Afro Samurai is a decent anime miniseries from 2007, based on a manga with the same name. In a world where a headband known as the “No. 1 headband” determines who is the best swordsman in the world and is thought by some to give godly powers or immortality there lives a boy. That boy’s name is Afro and his father is the owner of the No. 1 headband. One day a man named Justice, wearing the No. 2 headband, challenges the father to e fight for who gets to be No. 1.
Justice then kills the boy’s father and takes the headband. Leaving Afro with the words “Challenge me, when you’re ready to duel a God.”. This puts young Afro in a tricky position because only the owner of the No. 2 headband can challenge No. 1, so he needs to be No. 2. But anyone can challenge No. 2 so whoever has that headband is constantly under attack.
Through the anime we follow the grown up Afro, in possession of the No. 2 headband, and his partner Ninja Ninja as Afro seeks to get revenge for his father by killing Justice and becoming No. 1. The two main characters are voiced by Samuel L. Jackson. The series has a highly stylized art style and a soundtrack by RZA from Wu-Tang Clan.
All the potential
You would think that a game with this premise, published by Namco Bandai Games would be a shining gift from the heavens. But no. They made a game and it was pretty bad. Then they made another. That one was even worse… This fact makes me very sad because as a fan of stylish art, the Wu-Tang Clan, samurai movies, anime, hack and slash games, Samuel L. Jackson and a combination of all of the above, my expectations were through the roof.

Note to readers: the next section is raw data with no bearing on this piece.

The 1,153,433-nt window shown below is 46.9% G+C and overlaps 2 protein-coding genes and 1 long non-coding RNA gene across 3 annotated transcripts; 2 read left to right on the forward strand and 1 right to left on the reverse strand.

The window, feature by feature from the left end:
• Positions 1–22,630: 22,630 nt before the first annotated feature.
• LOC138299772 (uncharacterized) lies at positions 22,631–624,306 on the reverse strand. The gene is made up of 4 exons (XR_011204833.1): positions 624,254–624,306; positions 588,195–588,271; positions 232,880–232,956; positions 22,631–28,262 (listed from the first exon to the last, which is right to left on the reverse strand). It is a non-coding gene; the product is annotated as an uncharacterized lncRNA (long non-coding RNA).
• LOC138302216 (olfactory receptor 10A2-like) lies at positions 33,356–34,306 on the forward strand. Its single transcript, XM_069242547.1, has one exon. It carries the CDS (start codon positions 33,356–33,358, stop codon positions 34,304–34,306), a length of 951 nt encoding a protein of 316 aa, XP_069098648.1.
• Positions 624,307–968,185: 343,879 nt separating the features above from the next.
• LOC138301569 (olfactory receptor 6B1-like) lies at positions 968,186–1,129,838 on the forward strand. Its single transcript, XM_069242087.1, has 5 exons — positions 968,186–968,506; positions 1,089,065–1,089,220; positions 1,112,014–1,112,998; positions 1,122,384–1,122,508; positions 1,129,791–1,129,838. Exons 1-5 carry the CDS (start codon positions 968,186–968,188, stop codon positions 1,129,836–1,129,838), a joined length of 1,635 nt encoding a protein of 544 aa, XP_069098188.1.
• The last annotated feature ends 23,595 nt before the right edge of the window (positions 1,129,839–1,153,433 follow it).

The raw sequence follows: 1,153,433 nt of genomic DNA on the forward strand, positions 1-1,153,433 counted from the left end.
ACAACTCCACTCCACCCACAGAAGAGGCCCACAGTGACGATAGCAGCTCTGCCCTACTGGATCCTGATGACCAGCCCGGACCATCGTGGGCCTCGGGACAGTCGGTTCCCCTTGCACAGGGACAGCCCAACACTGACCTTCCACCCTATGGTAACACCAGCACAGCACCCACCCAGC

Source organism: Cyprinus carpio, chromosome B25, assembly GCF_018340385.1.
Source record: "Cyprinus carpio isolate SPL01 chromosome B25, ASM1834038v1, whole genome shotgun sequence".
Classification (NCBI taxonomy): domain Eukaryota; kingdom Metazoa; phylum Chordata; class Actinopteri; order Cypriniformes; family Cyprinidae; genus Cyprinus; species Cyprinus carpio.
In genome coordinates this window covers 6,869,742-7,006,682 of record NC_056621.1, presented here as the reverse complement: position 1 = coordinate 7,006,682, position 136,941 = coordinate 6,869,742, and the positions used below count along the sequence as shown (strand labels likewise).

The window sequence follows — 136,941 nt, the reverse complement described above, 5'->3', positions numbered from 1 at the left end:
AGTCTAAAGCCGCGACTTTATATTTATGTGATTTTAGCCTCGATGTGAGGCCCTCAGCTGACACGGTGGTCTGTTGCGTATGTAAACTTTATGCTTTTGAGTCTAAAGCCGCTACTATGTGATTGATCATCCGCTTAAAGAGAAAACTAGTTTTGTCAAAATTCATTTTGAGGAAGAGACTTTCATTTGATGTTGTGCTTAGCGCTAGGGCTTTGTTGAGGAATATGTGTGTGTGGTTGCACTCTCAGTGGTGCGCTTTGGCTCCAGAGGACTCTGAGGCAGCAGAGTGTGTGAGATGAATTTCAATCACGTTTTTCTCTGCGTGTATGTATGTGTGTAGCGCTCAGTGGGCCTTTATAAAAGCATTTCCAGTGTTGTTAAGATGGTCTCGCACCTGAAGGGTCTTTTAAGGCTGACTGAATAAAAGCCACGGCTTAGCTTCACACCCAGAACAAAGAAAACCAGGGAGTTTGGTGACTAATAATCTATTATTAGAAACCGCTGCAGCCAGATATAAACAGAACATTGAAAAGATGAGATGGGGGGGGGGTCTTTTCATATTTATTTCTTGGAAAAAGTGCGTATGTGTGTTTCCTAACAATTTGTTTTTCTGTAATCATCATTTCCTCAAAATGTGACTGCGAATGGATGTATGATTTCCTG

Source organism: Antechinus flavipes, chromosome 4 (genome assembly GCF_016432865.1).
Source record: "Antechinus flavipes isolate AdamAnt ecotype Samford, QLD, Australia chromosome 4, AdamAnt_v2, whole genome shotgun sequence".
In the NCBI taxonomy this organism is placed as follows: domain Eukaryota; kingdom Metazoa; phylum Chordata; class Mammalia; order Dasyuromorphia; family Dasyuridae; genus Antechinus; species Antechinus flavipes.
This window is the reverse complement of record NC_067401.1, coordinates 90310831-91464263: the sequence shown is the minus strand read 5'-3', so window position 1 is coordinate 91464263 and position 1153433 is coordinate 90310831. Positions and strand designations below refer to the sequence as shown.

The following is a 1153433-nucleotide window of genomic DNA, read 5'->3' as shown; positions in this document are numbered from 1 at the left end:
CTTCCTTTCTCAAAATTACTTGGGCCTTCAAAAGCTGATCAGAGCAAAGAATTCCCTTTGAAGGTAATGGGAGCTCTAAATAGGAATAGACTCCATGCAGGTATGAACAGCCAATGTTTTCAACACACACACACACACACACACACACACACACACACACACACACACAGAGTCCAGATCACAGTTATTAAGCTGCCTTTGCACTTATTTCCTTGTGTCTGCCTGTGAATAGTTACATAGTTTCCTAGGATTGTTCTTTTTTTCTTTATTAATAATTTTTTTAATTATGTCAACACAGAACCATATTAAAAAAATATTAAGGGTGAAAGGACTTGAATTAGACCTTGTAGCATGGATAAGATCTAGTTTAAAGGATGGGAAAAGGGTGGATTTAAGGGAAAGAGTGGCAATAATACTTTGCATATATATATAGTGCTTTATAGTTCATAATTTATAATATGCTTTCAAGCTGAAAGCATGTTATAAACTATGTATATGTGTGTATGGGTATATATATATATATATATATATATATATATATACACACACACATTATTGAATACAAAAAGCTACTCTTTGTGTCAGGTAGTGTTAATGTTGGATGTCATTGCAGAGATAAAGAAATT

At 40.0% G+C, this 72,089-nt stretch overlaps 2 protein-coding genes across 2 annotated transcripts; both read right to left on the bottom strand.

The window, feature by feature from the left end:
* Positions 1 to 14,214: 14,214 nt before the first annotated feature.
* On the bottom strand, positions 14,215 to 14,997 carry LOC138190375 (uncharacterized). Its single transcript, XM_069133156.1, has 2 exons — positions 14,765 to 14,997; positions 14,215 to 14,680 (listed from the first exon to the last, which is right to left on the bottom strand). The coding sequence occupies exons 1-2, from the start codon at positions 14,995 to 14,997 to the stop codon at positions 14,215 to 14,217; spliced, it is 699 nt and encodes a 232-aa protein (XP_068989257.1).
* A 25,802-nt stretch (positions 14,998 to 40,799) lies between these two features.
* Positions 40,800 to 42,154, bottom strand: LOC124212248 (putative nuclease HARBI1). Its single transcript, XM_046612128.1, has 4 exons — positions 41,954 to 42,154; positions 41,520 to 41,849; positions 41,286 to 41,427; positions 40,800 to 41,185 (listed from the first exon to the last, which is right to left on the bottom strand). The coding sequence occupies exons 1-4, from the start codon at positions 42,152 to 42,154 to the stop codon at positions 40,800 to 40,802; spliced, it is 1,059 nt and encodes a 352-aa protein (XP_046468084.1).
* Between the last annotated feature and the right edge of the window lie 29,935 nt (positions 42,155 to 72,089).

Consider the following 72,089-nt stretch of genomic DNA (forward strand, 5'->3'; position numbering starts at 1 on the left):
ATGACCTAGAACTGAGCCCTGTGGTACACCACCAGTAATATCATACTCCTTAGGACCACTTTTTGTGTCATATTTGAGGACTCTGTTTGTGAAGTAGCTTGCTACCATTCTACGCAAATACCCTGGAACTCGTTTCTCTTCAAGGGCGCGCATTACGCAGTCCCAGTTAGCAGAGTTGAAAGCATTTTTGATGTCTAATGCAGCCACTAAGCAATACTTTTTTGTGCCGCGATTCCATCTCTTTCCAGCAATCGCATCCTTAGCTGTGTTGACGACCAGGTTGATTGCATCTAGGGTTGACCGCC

Both Afro Samurai games are pretty bad. Hack and slash gameplay is fun when done right, but when the camera is the one that you are constantly fighting, it becomes a matter of time until you want to break a controller or even a monitor. If the camera does not make you want to break stuff the boss fight surely will. Generic three stage fights with cheap mechanics and an overwhelming difficulty curve do not sound like a good time. Adding insult to injury is the fact that the gameplay is as bland as bread. In the second game you don’t even get the cool factor from playing as Afro. You play as Kuma instead. Those things might have been forgivable if the unforgettable style of the anime was present but sadly the games fall short there as well.
Don’t make more of these!
In behind the scenes footage from the anime, Samuel L. Jackson said “We are not trying to change the world with this. We are trying to entertain it.”. And entertain the world they did. If only the same could have been said about the games. Well at least there is one hip-hop, samurai anime that is left untainted. Samurai Champloo… OH NO!